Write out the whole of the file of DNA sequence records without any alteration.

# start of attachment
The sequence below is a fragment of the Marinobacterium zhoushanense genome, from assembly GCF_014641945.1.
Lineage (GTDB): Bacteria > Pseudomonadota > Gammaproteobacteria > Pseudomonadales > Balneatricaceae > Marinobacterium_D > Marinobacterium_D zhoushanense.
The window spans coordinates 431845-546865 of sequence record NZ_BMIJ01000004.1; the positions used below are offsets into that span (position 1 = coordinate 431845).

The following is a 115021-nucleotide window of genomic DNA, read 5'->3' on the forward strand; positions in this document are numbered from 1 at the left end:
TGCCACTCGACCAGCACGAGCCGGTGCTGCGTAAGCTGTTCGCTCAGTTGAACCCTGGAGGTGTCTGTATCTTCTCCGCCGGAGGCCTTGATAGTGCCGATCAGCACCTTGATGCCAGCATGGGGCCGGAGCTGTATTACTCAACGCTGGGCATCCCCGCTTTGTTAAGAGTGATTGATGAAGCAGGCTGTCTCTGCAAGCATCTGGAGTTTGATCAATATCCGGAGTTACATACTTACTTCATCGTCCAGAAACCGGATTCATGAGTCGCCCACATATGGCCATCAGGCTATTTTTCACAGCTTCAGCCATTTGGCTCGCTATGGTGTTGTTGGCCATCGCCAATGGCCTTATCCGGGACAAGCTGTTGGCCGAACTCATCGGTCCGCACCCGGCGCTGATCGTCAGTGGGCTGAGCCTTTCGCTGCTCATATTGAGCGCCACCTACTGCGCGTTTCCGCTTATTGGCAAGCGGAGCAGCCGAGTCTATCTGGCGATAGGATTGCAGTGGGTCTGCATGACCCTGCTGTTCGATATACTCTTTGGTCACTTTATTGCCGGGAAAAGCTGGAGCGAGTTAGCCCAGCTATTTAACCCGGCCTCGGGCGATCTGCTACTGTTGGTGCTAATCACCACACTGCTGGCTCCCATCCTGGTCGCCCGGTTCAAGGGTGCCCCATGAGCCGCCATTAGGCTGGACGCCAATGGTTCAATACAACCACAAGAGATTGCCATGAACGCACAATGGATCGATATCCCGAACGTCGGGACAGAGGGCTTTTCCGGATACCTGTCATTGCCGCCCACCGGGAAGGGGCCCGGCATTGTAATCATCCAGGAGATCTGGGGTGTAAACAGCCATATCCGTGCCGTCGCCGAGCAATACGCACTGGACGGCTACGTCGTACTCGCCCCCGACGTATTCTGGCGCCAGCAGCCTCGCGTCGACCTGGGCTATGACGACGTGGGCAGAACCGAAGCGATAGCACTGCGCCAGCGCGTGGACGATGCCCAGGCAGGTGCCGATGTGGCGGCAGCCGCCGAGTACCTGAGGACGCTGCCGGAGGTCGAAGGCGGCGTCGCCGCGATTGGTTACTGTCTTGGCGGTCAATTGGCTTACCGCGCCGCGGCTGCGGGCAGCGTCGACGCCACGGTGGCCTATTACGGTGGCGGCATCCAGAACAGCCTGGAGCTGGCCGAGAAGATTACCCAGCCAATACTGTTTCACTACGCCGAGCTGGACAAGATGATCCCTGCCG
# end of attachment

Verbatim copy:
The sequence below is a fragment of the Marinobacterium zhoushanense genome, from assembly GCF_014641945.1.
Lineage (GTDB): Bacteria > Pseudomonadota > Gammaproteobacteria > Pseudomonadales > Balneatricaceae > Marinobacterium_D > Marinobacterium_D zhoushanense.
The window spans coordinates 431845-546865 of sequence record NZ_BMIJ01000004.1; the positions used below are offsets into that span (position 1 = coordinate 431845).

The following is a 115021-nucleotide window of genomic DNA, read 5'->3' on the forward strand; positions in this document are numbered from 1 at the left end:
TGCCACTCGACCAGCACGAGCCGGTGCTGCGTAAGCTGTTCGCTCAGTTGAACCCTGGAGGTGTCTGTATCTTCTCCGCCGGAGGCCTTGATAGTGCCGATCAGCACCTTGATGCCAGCATGGGGCCGGAGCTGTATTACTCAACGCTGGGCATCCCCGCTTTGTTAAGAGTGATTGATGAAGCAGGCTGTCTCTGCAAGCATCTGGAGTTTGATCAATATCCGGAGTTACATACTTACTTCATCGTCCAGAAACCGGATTCATGAGTCGCCCACATATGGCCATCAGGCTATTTTTCACAGCTTCAGCCATTTGGCTCGCTATGGTGTTGTTGGCCATCGCCAATGGCCTTATCCGGGACAAGCTGTTGGCCGAACTCATCGGTCCGCACCCGGCGCTGATCGTCAGTGGGCTGAGCCTTTCGCTGCTCATATTGAGCGCCACCTACTGCGCGTTTCCGCTTATTGGCAAGCGGAGCAGCCGAGTCTATCTGGCGATAGGATTGCAGTGGGTCTGCATGACCCTGCTGTTCGATATACTCTTTGGTCACTTTATTGCCGGGAAAAGCTGGAGCGAGTTAGCCCAGCTATTTAACCCGGCCTCGGGCGATCTGCTACTGTTGGTGCTAATCACCACACTGCTGGCTCCCATCCTGGTCGCCCGGTTCAAGGGTGCCCCATGAGCCGCCATTAGGCTGGACGCCAATGGTTCAATACAACCACAAGAGATTGCCATGAACGCACAATGGATCGATATCCCGAACGTCGGGACAGAGGGCTTTTCCGGATACCTGTCATTGCCGCCCACCGGGAAGGGGCCCGGCATTGTAATCATCCAGGAGATCTGGGGTGTAAACAGCCATATCCGTGCCGTCGCCGAGCAATACGCACTGGACGGCTACGTCGTACTCGCCCCCGACGTATTCTGGCGCCAGCAGCCTCGCGTCGACCTGGGCTATGACGACGTGGGCAGAACCGAAGCGATAGCACTGCGCCAGCGCGTGGACGATGCCCAGGCAGGTGCCGATGTGGCGGCAGCCGCCGAGTACCTGAGGACGCTGCCGGAGGTCGAAGGCGGCGTCGCCGCGATTGGTTACTGTCTTGGCGGTCAATTGGCTTACCGCGCCGCGGCTGCGGGCAGCGTCGACGCCACGGTGGCCTATTACGGTGGCGGCATCCAGAACAGCCTGGAGCTGGCCGAGAAGATTACCCAGCCAATACTGTTTCACTACGCCGAGCTGGACAAGATGATCCCTGCCG